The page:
ronronHU profile image
ronronHU in reply to Tall_Allen

As long as my my PCa continues to sleep, my little boobies are insignificant!

No_stone_unturned profile image
No_stone_unturned in reply to sszyszkiewicz

I can’t even begin to tell you… wish I found this alternative a year ago.

ARIES29 profile image
ARIES29

I hope it becomes available down here in OZ, at least before I expire.

MateoBeach profile image
MateoBeach in reply to ARIES29

it is there. You may just have to go after it. If the MO won’t prescribe it based on PATCH trial results, then perhaps consult a naturopath for estradiol patches or topical gel.

Ramp7 profile image
Ramp7 in reply to MateoBeach

My local MO said he would work with me after I have completed the Trial Study with LuPSMA177.

Seasid profile image
Seasid in reply to ARIES29

I read on health unlocked (our site) that somebody around Melbourne prescribed it. I can't recall 100% but it was possible to get somehow in Australia. Maybe you could search our site. I am on Firmagon and I am fine now.

I believe one of our member said that estrogen is contraindicated if you have a BRCA genetic mutation.

Seasid profile image
Seasid in reply to Seasid

From purple bike profile:

"when I learned that estrogen may accelerate PC growth in the presence of BRCA+. As of September 2022 I am still on vacation, with no evidence of disease from bone-ALP, LDH, PSA.

With help from this great site am prepared if cancer strikes back, I will then probably go on BAT, PARP inhibitor and/or darolutamide+ADT as per ARASENS (not clear that docetaxel helped). "

Darryl profile image
DarrylPartner in reply to Seasid

glad that Malecare is helpful to you

Seasid profile image
Seasid in reply to Darryl

It is like a compass. Helps me to navigate.

ARIES29 profile image
ARIES29 in reply to Seasid

Richard Wassersug PHD in Melbourne referred me to Dr Russel, a endocrinologist but I still could not obtain a script.

Tall_Allen profile image
Tall_Allen in reply to ARIES29

Compounding pharmacies can make it up.

dhccpa profile image
dhccpa

I've started working on my MO to update himself on both that and BAT. We'll see.

Ramp7 profile image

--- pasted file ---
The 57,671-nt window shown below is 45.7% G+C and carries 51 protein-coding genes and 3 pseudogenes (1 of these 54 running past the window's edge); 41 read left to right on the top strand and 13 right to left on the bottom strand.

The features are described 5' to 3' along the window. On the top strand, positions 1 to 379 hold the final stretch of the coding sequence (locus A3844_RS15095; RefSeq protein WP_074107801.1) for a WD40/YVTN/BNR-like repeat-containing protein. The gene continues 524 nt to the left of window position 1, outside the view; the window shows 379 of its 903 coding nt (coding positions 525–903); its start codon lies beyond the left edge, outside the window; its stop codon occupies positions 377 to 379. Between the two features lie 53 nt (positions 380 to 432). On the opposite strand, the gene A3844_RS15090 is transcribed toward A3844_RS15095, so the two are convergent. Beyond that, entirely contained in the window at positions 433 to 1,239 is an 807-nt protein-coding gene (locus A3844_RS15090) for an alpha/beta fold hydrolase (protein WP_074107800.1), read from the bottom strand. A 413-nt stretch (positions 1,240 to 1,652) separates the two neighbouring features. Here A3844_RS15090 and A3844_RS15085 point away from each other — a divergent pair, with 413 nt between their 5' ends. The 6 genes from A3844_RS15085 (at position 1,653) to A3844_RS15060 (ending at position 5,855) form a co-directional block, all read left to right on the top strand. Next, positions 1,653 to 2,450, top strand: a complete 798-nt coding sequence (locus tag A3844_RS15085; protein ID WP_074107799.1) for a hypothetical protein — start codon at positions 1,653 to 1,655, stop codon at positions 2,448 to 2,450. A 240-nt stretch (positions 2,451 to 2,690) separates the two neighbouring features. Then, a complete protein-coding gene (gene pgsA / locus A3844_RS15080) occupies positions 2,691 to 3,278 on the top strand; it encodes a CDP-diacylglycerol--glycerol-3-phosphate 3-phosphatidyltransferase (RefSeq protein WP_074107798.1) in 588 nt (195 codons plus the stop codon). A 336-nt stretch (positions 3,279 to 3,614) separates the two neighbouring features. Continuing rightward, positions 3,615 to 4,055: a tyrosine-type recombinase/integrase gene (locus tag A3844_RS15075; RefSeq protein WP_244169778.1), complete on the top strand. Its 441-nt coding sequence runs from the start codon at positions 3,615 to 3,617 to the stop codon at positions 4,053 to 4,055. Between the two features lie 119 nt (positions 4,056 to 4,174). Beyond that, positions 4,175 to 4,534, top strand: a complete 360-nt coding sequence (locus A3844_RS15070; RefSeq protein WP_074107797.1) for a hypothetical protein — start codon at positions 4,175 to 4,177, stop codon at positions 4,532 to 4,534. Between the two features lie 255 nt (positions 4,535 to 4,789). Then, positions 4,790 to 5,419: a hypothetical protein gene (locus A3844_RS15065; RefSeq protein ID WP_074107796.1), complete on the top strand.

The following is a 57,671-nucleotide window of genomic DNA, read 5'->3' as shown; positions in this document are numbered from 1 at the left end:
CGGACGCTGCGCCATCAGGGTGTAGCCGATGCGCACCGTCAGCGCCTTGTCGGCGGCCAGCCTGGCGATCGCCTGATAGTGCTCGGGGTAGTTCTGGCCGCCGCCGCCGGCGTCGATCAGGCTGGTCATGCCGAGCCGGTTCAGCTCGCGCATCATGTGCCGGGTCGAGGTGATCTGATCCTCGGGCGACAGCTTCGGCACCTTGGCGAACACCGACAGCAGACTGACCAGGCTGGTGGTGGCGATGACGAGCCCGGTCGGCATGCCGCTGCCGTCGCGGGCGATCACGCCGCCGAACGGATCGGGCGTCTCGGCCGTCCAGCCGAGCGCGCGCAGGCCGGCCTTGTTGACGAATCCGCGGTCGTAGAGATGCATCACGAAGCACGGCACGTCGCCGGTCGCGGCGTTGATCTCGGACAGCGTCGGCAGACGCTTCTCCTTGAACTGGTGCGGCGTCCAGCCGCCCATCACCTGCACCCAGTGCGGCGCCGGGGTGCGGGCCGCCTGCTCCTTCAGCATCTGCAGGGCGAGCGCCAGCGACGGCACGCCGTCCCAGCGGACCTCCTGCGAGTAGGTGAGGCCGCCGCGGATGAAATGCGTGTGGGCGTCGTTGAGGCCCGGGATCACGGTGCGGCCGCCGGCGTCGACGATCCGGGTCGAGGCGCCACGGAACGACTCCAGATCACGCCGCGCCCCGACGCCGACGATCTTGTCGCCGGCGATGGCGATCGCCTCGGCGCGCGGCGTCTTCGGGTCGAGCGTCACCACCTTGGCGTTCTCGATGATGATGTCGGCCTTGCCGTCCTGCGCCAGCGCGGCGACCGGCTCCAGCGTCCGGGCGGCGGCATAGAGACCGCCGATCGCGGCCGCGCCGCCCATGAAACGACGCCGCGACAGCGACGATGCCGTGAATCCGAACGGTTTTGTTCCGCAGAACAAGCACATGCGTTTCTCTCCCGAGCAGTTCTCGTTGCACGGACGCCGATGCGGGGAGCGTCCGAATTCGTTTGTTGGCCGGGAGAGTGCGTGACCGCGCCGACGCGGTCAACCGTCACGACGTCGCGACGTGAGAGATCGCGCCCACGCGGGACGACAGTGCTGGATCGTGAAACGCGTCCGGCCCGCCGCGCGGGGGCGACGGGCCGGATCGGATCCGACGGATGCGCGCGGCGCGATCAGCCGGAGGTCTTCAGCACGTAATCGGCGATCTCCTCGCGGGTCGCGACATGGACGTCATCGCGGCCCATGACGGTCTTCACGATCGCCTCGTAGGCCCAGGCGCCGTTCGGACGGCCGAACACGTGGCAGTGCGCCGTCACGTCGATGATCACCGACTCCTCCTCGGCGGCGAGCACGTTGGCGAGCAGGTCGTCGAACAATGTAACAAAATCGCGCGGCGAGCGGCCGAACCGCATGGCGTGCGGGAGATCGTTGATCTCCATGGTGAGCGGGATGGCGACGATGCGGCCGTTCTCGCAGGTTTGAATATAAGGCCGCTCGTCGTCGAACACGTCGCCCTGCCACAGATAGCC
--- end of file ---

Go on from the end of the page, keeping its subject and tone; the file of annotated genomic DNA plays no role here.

Ramp7 in reply to dhccpa

I'm with you.

smurtaw profile image
smurtaw in reply to dhccpa

That's one of the challenges, some MOs are already with it but some don't know yet. Get them up to date.

cesces profile image
cesces

I had it together with ADT, though probably at lower dosages.

If it works at high estrogen doses alone.

I'd be interested in seeing data on how high estrogen doses work with strong ADT.

smurtaw profile image
smurtaw in reply to cesces

In 2019 I did it for 4 1/2 months. T undectable. PSA < 0.01.

i. PATCH trial Prostate Cancer Clinical trial

patch.mrcctu.ucl.ac.uk/

ii. Estrogen reduces testosterone faster than Lupron and has slightly fewer cardiac events: Transdermal estradiol for androgen suppression in prostate cancer: long-term cardiovascular outcomes from the randomized Prostate Adenocarcinoma Transcutaneous Hormone (PATCH) trial program – PubMed

pubmed.ncbi.nlm.nih.gov/335...

iii. Estrogen is superior for hot flushes, libido, and fatigue. It is inferior for gynecomastia: Quality-of-life outcomes from the Prostate Adenocarcinoma: TransCutaneous Hormones (PATCH) trial evaluating luteinizing hormone-releasing hormone agonists versus transdermal estradiol for androgen suppression in advanced prostate cancer – PubMed

pubmed.ncbi.nlm.nih.gov/277...

iv. Estrogen superior for bone density: PCa Commentary | Volume 126 - September 2018 - Grand Rounds in Urology

grandroundsinurology.com/pc...

v. Therapy Insight: parenteral estrogen treatment for prostate cancer—a new dawn for an old therapy | Nature Reviews Clinical Oncology

nature.com/articles/ncponc0...

vi. Early hormonal data from a multicentre phase II trial using transdermal oestrogen patches as first‐line hormonal therapy in patients with locally advanced or metastatic prostate cancer - Langley - 2008 - BJU International - Wiley Online Library

bjui-journals.onlinelibrary...

vii. Emerging potential of parenteral estrogen as androgen deprivation therapy for prostate cancer – PMC

ncbi.nlm.nih.gov/pmc/articl...

viii. Estradiol for the mitigation of adverse effects of androgen deprivation therapy in: Endocrine-Related Cancer Volume 24 Issue 8 (2017

erc.bioscientifica.com/view...

ronronHU profile image
ronronHU in reply to smurtaw

Thank you!

smurtaw profile image
smurtaw in reply to ronronHU

Sure.

I used estrogen patches (0-3-0.4 mg/day Climara weekly patches). It took 5 weeks for my T to go to <10. And then I added Zytiga.

So all I can say for certain is that the estrogen patches took my T to castrate. I can't say that the Zytiga did not help hold it there.

Seasid profile image
Seasid in reply to smurtaw

Of course Abiraterone helped you to keep your testosterone levels low.

smurtaw profile image
smurtaw in reply to Seasid

I don't know. They didn't use AA in the patch trial. And I didn't add the AA until after my T had gone low. But I can't say that in my particular case it didn't help.

AA by itself does not hold my T low. I've tried and that is why I had to add Lupron to pBAT.

Seasid profile image
Seasid in reply to smurtaw